Bloor Lansdowne Christian Fellowship – BLCF Church Message for Sunday:
‘Walking in the Light of Advent and Avoiding the Conspiracy’
©November 24, 2013 by Steve Mickelson
BLCF Bulletin November 24, 2013
BLCF Call to Worship and Prayer:
Responsive Reading #631 (The Incarnate Christ – John 1); Prayer
Opening Hymn #35: Immortal, Invisible, God Only Wise
Let us pray…
Today’s message is entitled: Walking in the Light of Advent and Avoiding the Conspiracy might beg for an explanation of terms. The first term is rather straight forward.
Next Sunday, we will observe the first Sunday of Advent and on that occasion we shall reflect upon the significance of the approaching birth of Jesus and how the birth of our Lord changed the world. But what is meant by Advent and what does light candle at represent?
Let us check our Wiki bits definition of Advent Sunday:
Advent Sunday (From Wikipedia, the free encyclopedia)
Advent Sunday is the first day of the liturgical year in the Western Christian churches. It also marks the start of the season of Advent. In the Roman Catholic, Lutheran, Anglican, and Methodist churches the celebrant wears violet-coloured or blue vestments on this day, and the first violet or blue Advent candle is lit at Mass. In the Church of Sweden, however, the Liturgical colour is white: the motivation is that the day is a joyful feast (the colour is changed to blue, the traditional colour for Advent in Scandinavia, or—if the church does not possess blue vestments—violet after 6 p.m.).
Zechariah 9:9–10 and Matthew 21:1–9 are always read in the service, and the symbolism of the day is that Christ enters the church.
Advent Sunday is the fourth Sunday before Christmas Day. This is equivalent to the Sunday nearest to St. Andrew’s Day, 30 November, and the Sunday following the Feast of Christ the King. It can fall on any date between 27 November and 3 December. When Christmas Day is a Monday, Advent Sunday will fall on its latest possible date. Note that it is also possible to compute the date of Advent Sunday by adding three days to the date of the last Thursday of November.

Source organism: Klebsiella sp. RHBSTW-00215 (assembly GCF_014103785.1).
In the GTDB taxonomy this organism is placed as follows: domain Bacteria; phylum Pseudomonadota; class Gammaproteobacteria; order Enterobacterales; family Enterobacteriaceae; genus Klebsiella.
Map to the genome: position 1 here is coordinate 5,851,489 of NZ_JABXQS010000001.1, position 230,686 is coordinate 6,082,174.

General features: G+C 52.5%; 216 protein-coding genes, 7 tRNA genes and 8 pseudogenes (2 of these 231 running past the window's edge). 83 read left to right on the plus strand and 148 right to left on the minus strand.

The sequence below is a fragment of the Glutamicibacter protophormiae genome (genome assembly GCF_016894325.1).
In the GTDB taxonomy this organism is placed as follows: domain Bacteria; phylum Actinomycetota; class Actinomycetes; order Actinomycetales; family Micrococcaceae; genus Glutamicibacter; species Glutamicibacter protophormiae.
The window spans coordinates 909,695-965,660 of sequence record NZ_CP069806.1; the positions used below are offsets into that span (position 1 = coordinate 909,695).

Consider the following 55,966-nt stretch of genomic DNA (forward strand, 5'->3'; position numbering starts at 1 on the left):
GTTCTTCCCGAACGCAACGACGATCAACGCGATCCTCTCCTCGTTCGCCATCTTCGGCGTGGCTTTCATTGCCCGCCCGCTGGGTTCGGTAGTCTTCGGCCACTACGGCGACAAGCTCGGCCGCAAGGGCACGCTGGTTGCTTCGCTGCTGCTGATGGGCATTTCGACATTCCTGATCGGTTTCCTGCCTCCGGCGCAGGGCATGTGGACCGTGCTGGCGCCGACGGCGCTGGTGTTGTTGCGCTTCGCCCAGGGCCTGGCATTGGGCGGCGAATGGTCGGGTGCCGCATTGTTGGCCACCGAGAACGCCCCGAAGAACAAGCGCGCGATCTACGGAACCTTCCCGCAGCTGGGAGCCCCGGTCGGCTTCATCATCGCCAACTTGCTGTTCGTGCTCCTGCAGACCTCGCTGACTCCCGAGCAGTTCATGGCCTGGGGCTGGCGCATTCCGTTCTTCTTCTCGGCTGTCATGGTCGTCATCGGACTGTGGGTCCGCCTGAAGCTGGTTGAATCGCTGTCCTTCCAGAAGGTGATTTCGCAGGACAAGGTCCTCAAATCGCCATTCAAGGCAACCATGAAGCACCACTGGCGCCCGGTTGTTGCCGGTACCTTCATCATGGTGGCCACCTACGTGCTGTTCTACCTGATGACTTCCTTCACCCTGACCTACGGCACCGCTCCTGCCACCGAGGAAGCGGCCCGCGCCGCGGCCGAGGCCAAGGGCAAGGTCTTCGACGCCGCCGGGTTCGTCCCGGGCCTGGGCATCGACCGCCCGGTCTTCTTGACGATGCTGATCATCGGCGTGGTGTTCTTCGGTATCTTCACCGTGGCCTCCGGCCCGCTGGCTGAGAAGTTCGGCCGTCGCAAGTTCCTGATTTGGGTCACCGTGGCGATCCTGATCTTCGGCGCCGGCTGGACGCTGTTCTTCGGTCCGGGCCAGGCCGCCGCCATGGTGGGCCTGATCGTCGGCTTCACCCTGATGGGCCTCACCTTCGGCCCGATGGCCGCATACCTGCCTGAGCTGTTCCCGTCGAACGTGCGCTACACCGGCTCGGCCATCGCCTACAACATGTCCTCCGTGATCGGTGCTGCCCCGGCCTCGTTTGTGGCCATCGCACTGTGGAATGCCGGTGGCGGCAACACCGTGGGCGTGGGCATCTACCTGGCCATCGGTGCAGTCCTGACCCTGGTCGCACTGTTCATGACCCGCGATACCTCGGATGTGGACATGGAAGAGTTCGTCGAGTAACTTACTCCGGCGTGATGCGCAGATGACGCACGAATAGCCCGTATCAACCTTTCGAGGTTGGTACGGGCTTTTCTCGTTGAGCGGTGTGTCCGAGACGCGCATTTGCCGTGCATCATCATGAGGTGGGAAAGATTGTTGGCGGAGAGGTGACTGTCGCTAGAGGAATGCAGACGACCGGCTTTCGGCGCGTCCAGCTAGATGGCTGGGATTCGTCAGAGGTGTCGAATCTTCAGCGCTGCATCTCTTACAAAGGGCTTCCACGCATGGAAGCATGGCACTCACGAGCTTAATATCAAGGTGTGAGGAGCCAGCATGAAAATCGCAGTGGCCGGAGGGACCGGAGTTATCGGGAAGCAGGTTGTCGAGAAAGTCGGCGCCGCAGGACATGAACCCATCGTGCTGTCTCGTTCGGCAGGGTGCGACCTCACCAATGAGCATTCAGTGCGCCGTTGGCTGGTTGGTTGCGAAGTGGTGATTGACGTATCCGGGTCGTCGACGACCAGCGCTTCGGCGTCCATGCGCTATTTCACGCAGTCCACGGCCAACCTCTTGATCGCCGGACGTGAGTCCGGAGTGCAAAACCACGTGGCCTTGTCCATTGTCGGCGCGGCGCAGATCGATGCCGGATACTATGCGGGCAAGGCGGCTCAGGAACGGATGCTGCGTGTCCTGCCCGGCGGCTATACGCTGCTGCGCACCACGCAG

But as Christians observe the Advent of Christmas, it is easy to get distracted from the reason for the season, which is the observance of the birth of our Lord and Saviour Jesus Christ, and instead drawn into what some refer to as the Advent Conspiracy. Having just observed the 50th anniversary of the assassination of JFK, one might think that the Advent Conspiracy is some sort of plot involving the historical event of the Nativity. No so. There is no assassin on a grassy knoll. Though King Herod did plot a conspiracy, using information from the Magi, to locate and kill the baby Jesus, which God foiled. But that is a topic for another Sunday. But we do have a conspiracy in which the world diminishes the significance of the birth of Jesus.
Here is an excerpt from interviews with the three founders of the Advent Conspiracy from foxnews.com:
Advent Conspiracy ( By Lauren Green Published December 18, 2009 FoxNews.com)
The Advent Conspiracy movement asks Christians to resist the temptation to spend on extravagant gifts and instead redirect their money to helping the needy.
Greg Holder, who pastors a church in St. Louis, Missouri. is one of the group’s three founding ministers. He says Advent Conspiracy is about having Christians — not retailers — tell the story of Christmas.
“We’re not asking you to join this movement out of guilt or distrust or anger,” he said. “We want you to know that this is not about saying no to something. This is about saying yes to something better.
“So for us it’s re-entering the story, it’s rediscovering the story, that’s where the ‘give more’ comes in.”
Using a video posted on YouTube to market the movement, the Advent Conspiracy has spread to 1,700 of churches in at least 17 countries on four continents, and can even be found on the social networking site Facebook, where nearly 45,000 people have signed up to support the movement.
Houston Pastor Chris Seay, another of the movement’s co-founders, says he has no interest in forcing retailers to say “Merry Christmas” to shoppers in place of the non-sectarian “Happy Holidays.”
“I don’t want to invoke the name of Christ at Wal-Mart — it’s not the most sacred place,” he said. “I would rather you say Happy Holidays … especially when we’re running over little old ladies to get a cheaper television” on Black Friday.